“No one has ever been you before. Bring you to the show! Be open to suggestions, but listen to your heart. You are the author of your life's journey. Write the rules to your own career. Be true to your word. Be the friend you would want to have as a friend. Now, get out there and be you.....and enjoy the hell out of the ride!”

ROBBYNE KAAMIL, “a straight sassy black girl from the Bronx” who’s the Playgirl Relationship Expert and DNA Magazine advice columnist

Robbyne Kaamil Photo

“You have to work hard. There are no shortcuts to success. Too many believe that if they throw a few videos up on YouTube, they’ll become rich and famous overnight. Even the Kardashians are not overnight sensations. Kris Jenner pimped out her hos (aka—Kim, Khloe, Kourtney, Kendall, and Kylie) for many years before they achieved the level of success they have today. Remember to stay off the drugs. Whitney was right: crack is whack. Too bad she didn’t listen to her own advice.”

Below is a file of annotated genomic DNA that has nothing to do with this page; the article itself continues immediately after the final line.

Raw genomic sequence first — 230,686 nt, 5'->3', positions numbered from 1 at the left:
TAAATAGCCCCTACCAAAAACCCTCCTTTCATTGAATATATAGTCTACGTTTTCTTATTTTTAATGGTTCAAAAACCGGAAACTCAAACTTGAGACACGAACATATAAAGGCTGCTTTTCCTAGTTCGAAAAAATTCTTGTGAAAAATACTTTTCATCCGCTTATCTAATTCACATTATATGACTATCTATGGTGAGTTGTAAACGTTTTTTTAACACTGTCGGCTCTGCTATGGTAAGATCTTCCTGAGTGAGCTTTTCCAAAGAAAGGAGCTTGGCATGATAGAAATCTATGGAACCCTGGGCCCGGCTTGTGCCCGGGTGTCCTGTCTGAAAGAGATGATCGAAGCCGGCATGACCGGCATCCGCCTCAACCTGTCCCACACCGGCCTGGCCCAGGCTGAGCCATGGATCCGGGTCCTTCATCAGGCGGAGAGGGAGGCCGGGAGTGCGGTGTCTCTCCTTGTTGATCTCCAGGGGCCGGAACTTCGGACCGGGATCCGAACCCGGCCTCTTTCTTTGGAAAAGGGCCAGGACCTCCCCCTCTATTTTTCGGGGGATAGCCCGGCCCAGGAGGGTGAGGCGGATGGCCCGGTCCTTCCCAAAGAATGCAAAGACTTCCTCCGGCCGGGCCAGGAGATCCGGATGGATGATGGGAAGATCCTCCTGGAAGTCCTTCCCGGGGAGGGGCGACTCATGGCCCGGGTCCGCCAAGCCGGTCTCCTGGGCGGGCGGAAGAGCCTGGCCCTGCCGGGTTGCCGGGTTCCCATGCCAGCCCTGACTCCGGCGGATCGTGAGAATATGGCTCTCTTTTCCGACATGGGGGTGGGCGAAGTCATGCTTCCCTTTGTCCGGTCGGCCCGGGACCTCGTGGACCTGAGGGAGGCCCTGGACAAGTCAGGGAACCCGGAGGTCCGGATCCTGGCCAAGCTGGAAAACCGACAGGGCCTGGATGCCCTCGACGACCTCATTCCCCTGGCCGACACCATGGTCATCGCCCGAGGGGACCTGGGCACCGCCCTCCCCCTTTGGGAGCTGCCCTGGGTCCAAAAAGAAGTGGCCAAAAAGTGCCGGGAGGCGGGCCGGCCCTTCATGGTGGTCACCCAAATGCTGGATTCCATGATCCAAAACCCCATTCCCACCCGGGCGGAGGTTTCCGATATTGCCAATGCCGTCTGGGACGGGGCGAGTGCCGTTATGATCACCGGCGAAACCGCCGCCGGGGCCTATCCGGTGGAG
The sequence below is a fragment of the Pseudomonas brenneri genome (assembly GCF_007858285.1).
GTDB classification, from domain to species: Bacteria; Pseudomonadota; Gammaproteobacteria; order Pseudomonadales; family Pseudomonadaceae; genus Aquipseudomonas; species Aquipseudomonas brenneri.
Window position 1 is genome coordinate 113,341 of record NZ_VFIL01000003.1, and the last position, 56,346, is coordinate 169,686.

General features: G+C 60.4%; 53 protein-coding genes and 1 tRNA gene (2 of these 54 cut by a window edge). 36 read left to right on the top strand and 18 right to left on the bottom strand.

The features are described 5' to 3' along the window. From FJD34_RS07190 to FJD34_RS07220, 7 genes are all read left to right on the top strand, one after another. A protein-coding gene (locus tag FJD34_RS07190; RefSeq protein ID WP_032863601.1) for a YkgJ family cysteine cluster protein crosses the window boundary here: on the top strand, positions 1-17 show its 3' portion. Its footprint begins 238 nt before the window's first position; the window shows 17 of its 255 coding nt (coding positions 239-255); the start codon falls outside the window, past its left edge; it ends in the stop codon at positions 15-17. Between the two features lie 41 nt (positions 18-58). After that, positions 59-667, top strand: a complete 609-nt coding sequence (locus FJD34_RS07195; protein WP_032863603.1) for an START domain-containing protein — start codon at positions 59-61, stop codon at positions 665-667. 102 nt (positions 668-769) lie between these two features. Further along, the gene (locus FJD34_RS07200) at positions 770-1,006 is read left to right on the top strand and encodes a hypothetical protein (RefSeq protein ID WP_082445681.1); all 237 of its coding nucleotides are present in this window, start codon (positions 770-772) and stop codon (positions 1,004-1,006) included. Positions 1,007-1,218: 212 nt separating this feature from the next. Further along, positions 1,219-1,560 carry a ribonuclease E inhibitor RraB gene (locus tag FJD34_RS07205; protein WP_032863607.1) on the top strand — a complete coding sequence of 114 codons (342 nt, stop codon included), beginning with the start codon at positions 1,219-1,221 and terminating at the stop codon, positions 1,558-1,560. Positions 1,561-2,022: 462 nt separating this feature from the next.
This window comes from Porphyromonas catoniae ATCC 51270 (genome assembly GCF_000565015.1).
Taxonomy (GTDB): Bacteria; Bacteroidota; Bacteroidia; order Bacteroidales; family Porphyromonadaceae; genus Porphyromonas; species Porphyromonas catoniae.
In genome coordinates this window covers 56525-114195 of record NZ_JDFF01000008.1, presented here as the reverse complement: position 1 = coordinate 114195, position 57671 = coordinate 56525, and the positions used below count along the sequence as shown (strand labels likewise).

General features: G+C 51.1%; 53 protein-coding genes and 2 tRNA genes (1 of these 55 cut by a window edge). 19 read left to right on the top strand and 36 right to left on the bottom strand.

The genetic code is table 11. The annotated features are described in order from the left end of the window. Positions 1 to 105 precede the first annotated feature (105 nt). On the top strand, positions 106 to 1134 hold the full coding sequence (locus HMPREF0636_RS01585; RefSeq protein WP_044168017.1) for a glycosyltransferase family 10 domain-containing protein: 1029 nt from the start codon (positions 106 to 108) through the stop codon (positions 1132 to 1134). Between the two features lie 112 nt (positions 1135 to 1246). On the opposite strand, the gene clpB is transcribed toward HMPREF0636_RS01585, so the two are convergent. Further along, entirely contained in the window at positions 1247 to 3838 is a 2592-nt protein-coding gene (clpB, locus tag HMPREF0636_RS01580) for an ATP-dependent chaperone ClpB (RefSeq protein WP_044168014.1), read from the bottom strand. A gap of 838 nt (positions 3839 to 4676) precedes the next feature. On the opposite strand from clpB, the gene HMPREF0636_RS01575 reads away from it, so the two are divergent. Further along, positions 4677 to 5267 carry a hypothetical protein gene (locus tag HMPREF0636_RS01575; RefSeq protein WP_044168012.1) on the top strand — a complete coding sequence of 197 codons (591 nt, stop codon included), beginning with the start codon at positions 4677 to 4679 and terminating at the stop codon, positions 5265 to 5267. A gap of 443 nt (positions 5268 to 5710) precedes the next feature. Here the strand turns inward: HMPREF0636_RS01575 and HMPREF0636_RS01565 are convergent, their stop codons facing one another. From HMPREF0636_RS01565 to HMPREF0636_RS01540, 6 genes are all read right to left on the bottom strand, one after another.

ARI GOLD, gay singer

Ari Gold

“I would probably give the same advice I have always given. Things haven't changed as much as people like to think—and I started before the advent of social media. But I always used to say that you just have to put the work out there and get out there as much as you can. Do I think it's important to be out? Sure it is. But would I tell someone I think they should be or need to be? No, I would not. It really all depends on what's important to you. For some artists, being gay is not central to their work and if someone wants to give them money or hard-found opportunity, who am I to judge them if all they wanna do is sing and perform?